Why business psychology makes sense | Thomas.co

Adrian Furnham - Birthday hero

Professor Adrian Furnham, who now works at the Norwegian Business School, developed a passion for psychology at a young age. He has spent many years researching the field of psychometric testing, believing it’s an imperative tool for understanding what drives people. In 2006, Adrian helped develop Thomas’ High Potential Trait Inventory assessment.

We speak to him about the benefits of assessment, the risks of new technology and the future of psychometric science.

How and why did you get into psychology?

When I was an undergraduate, my mother brought home a textbook called ‘Sense and Nonsense in Psychology’ and I was absolutely riveted. So, I changed my degree from divinity to psychology and was hooked from then on. I did a doctorate in my twenties and the subject has captivated me all my life. People tell me that I work too hard, but to me it’s not work, it’s my joy and pleasure.

I’ve been a psychology professor for many years, and I’m currently working for the Norwegian Business School. Prior to that I was at the University College London, where I stayed for 40 years. I’ve always loved psychology because it’s about understanding other people’s desires and motives, which is a fundamental part of life.

Why did you choose to get involved with developing psychometric assessments?

As an undergraduate, I worked with a professor who studied psychometric testing with me every week. We explored many different tests, taking them, scoring them, and assessing them. The experience taught me a huge amount about these assessments, as well as how to analyse them critically. This sparked my interest in differential or personality psychology, which is all about describing and assessing people.

When I was a postgraduate student, I did some consultancy work and became aware that many consultants were using psychometric tests. The world of academia and consultancy had very little in common, yet they were both interested in different aspects of these psychometric tests. I combined the two, working in the real world as an applied psychologist. I still write academic papers and devise tests, as well as using test scores to try and understand how people will behave in the workplace.

Why is psychology integral to recruitment and employee engagement? How has this changed over the years?

Choosing a life partner requires a great deal of consideration, and people usually spend a long time making their decision. They gather data for years through the dating process, attempting to work out whether someone has a personality type that will complement their own in the long-term. When we hire people at work, we tend to make our decisions much more quickly, without the same level of thought. We all know how painful it can be when you’ve made the wrong choice and have to fire someone, yet this doesn’t always prevent these snap decisions being made. It’s an expensive process to hire a person, and it can be costly when it goes wrong, just like a romantic relationship.

Psychometric assessments can help you to gain more insight into a person, and support hiring managers in making their selection more carefully. During the interview process you want to gather as much reliable, predictive information about a person as you can. We’ve all made mistakes in our selection choices, but I think that testing can reduce your errors and improve your decision-making process. That’s extremely valuable and worth the time and cost of the investment.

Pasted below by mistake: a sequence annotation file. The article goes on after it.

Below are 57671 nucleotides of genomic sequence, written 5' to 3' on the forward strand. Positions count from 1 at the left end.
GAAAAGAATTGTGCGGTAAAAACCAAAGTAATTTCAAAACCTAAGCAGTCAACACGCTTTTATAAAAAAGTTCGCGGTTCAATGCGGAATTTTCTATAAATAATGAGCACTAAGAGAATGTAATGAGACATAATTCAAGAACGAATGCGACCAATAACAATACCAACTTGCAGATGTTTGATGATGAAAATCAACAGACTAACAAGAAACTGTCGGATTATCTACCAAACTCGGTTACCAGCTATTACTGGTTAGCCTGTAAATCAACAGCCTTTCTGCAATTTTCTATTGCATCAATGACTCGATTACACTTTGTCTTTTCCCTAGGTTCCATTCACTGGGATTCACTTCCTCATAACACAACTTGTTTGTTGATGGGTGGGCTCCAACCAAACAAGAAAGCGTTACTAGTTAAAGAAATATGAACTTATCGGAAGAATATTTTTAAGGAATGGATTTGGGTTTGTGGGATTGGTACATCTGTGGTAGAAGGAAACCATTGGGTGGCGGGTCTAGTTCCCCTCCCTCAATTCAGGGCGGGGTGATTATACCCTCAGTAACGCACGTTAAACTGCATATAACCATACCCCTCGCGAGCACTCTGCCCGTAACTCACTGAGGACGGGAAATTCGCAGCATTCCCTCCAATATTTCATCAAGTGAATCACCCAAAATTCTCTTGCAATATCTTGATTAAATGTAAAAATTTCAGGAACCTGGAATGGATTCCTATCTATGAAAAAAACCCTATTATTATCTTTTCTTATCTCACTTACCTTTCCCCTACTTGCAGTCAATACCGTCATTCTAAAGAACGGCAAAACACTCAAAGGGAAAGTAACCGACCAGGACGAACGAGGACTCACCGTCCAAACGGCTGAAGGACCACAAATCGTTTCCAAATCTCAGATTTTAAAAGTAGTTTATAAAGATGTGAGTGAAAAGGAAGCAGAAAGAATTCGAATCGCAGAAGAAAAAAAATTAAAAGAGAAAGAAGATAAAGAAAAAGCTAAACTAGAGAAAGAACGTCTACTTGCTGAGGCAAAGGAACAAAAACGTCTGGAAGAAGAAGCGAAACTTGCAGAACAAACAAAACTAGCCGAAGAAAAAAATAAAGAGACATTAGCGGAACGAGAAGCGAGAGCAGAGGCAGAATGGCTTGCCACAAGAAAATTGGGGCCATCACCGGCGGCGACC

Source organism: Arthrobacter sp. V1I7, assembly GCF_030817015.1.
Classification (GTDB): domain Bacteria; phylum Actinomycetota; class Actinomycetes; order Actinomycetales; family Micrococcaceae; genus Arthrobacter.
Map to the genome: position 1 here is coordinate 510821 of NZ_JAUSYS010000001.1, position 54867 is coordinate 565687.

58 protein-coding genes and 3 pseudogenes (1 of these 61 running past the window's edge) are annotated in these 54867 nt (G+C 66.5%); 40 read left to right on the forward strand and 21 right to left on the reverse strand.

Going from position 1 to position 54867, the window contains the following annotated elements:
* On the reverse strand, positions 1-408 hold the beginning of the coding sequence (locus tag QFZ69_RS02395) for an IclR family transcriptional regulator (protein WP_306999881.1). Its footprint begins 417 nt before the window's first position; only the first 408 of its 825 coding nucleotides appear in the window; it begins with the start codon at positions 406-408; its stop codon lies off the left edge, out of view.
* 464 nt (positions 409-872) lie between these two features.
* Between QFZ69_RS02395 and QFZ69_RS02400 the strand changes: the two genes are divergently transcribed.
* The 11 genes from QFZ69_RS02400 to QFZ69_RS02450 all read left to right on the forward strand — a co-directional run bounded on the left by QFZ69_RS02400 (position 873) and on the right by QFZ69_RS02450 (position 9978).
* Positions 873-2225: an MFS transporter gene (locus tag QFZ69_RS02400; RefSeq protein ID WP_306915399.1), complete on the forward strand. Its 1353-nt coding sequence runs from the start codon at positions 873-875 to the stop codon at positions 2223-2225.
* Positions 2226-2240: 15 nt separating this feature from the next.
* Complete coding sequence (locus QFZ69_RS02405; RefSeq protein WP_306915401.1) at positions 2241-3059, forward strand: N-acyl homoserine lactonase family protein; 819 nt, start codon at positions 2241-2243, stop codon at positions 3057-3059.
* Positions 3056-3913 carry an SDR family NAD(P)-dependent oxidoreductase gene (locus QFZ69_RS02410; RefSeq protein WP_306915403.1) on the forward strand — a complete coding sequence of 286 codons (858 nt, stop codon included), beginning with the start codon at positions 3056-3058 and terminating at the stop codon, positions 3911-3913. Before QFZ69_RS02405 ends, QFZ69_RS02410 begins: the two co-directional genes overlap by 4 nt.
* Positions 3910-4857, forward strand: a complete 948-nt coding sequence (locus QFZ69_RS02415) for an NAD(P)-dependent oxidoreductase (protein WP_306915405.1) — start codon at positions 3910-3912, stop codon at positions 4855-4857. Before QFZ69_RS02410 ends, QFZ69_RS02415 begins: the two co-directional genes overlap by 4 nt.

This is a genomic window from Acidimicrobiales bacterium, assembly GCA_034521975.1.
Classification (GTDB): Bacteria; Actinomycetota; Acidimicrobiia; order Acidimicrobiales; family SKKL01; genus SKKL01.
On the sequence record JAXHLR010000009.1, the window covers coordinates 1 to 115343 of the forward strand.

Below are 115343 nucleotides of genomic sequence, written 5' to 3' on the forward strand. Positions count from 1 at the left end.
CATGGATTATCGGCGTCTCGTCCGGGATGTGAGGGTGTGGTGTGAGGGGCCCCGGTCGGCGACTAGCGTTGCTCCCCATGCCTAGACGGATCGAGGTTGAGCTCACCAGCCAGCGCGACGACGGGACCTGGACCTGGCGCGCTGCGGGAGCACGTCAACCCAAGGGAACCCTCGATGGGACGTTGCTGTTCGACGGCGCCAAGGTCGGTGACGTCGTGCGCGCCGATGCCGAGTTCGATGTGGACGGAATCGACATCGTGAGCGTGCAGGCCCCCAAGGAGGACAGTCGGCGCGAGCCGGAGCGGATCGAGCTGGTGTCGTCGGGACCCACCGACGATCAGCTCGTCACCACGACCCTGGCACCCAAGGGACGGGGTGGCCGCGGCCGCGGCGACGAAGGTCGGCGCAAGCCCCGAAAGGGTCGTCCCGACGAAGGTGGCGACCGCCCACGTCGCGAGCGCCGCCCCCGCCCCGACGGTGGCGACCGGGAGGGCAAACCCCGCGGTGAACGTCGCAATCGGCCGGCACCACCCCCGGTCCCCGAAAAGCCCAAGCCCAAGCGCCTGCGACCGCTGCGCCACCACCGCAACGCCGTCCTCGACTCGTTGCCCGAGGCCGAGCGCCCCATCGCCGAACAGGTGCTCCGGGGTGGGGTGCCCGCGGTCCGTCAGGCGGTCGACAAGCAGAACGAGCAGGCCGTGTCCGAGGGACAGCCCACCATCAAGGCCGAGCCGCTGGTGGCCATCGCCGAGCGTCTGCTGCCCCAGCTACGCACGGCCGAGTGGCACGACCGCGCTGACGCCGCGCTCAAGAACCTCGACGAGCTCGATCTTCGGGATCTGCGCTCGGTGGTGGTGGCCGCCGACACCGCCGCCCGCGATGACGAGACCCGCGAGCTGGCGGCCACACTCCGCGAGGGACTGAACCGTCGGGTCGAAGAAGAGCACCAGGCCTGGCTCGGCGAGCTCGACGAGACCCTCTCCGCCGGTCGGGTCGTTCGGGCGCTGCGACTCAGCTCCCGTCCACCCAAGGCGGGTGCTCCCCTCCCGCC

How have new technologies impacted recruitment and employee engagement?

There are many new digital techniques being used across the workplace. From social media to profiling and gamification, we’re not short of companies that sell themselves as a game changer in the world of technology. The question we need to ask is whether the quality of the data you’re getting is as good as other forms. For example, digital interviews via Zoom are much easier for people to attend and allow individuals to record and re-watch. But is there any evidence that video interviews are more effective than traditional, face to face interviews? Does the assessment of someone through gamification produce a more accurate picture of a person? They might do, but it takes time to gather accurate data to prove the benefits and I don’t feel that we’ve adequately done this yet.

In some cases, the tools that are meant to make life easier could actually be making it more difficult. I’m not old-fashioned, and I believe there are many exciting technologies emerging. However, it’s important not to overhype a tool because it’s new or cheap before it’s been thoroughly evaluated, and you have evidence that it provides higher quality data. I don’t feel older technologies necessarily have to be retired, unless we can prove that their replacements are more efficient.

So in the next 10 years, what do you want to see? 

Businesses want cheap, quick access to accurate psychometric testing, which is understandable. Many companies make bold claims about the ways that their new technology can provide this. I’d like to see these claims being checked and validated, so that people can make evidence-based decisions.

I also feel that companies have a duty to protect the employees and prospective employees who might be taking these tests. Increasingly, people are questioning why certain data is being collected and how it’s being stored. It’s important for organisations to develop clear processes for the safe gathering and storing of data, with transparent guidance on how and when it will be used.

Either way, psychometric assessments are paving the way for a better future, where people can find the positions that best suit their goals and passions. And I'm excited to see what will happen next.